In nearby Nonsuch Park was once a magnificent palace, built as a hunting lodge by King Henry VIII to celebrate the birth of his sole surviving son Edward, in what was the thirtieth year of his reign. Work started in 1538, but the palace was not completed until 1547, the year of his death, and consequently King Henry did not really have the opportunity to enjoy it. It was, at the time, a palace without equal, hence its name ‘none such’.
Unfortunately, nothing remains of Nonsuch Palace today; it eventually passed down and into the hands of King Charles II, who gave it to his favourite mistress at the time, Barbara Villiers, the Duchess of Cleveland, who, in 1682, had it dismantled and the bricks sold to pay off her gambling debts!
All that can be seen today is a retaining wall, rebuilt by the Victorians in the 19th century, outlining the banqueting house, which would have been used as a grandstand for noble guests to watch the sport and take light refreshments.
As a tour guide, what is your biggest challenge during this period?
Switching off! I have an ever-growing list of places to research for new walks and the more I learn, the more I realise I don’t know! Whilst I haven’t been able to visit places during the lockdown, the internet has brought them to me. Whilst it’s fabulous to have lots to do and plenty of time to do it, other more mundane things are still not getting done!
How do you see the travel industry evolving during and after this time?
I think in the short-term, this year and next, people will be more reluctant to travel overseas and will take the opportunity of traveling in their own countries. Here in Britain, we are fortunate to have fabulous places to explore, from sandy beaches to mountains, beautiful countryside and villages, and cities steeped in history.
Outside of your home city, what is your favourite place in the world to visit?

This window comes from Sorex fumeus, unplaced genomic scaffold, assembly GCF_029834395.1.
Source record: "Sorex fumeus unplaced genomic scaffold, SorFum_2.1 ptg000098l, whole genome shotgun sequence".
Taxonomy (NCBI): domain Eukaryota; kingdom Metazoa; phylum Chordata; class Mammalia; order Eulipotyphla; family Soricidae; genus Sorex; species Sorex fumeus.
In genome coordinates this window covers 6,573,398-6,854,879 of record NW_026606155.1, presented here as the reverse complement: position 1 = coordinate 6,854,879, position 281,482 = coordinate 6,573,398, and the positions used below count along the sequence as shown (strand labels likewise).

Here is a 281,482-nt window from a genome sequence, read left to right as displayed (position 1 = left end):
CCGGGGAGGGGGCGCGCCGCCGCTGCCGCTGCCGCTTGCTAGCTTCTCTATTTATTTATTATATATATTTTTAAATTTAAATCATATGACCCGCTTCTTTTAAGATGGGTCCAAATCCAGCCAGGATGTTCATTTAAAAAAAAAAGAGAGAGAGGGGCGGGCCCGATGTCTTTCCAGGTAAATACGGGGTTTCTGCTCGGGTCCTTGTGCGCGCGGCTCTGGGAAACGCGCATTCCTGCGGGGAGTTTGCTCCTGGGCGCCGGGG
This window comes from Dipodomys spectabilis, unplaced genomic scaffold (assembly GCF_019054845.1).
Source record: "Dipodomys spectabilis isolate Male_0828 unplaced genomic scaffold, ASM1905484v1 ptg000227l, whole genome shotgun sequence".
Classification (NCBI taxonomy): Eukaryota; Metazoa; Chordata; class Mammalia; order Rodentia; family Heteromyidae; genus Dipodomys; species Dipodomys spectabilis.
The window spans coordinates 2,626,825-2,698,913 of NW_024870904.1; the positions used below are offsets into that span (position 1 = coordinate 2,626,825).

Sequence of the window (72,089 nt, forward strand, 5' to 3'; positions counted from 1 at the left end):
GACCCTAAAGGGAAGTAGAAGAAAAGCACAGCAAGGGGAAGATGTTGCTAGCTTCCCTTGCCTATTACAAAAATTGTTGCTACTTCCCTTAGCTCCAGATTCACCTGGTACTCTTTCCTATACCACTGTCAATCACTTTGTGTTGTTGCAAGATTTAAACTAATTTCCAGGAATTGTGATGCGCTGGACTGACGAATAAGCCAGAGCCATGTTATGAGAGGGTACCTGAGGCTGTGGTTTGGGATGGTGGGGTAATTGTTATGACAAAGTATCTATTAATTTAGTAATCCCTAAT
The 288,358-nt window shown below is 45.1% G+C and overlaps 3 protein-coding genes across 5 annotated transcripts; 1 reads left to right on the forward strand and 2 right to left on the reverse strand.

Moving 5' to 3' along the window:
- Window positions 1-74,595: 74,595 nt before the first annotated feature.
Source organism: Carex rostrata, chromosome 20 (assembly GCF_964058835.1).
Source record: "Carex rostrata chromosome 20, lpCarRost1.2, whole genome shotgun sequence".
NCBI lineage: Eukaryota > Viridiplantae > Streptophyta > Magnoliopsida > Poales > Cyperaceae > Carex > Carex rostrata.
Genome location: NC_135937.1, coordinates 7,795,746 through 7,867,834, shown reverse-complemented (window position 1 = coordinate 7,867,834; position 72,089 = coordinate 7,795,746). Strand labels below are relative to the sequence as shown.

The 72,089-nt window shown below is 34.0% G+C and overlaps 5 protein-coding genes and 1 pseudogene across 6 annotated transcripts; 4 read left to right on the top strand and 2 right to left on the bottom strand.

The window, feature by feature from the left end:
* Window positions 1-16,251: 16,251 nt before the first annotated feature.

The Maasai Mara. I visited whilst in Kenya a few years ago now and was totally blown away by the grassy plains and rolling hills, the tiny villages of the Maasai people, not forgetting, of course, the lions, cheetahs, elephants, hippos, zebras, wildebeest, giraffes and my personal favourites, the warthogs!
Where would you love to travel to next?
I am hoping to go to Cambodia to see Angkor Wat and the Mekong River early next year. I have my fingers crossed!
What city or place in the world do you think is the most underrated, and would you urge people to visit?
Sri Lanka. Beautiful beaches, birds and tea plantations.
In which city have you tried the best food and what was it?
I think I would say it’s an island, rather than any one city (it would be difficult to choose between the cities; all good!). I remember visiting the island of Koh Samui about 15-years ago and discovering just off the ‘high street’ in the local village, a beautiful restaurant on the beach. It was so simple, an archway behind which tables had been placed on the sand, but I will always remember the taste of the deliciously fresh fish and the sight of tiny crabs scrambling up the beach only to be carried safely out to sea again by the gentle waves hitting the shore. It felt like paradise and I will always remember it.
by Lorna FranklinView more by Lorna ›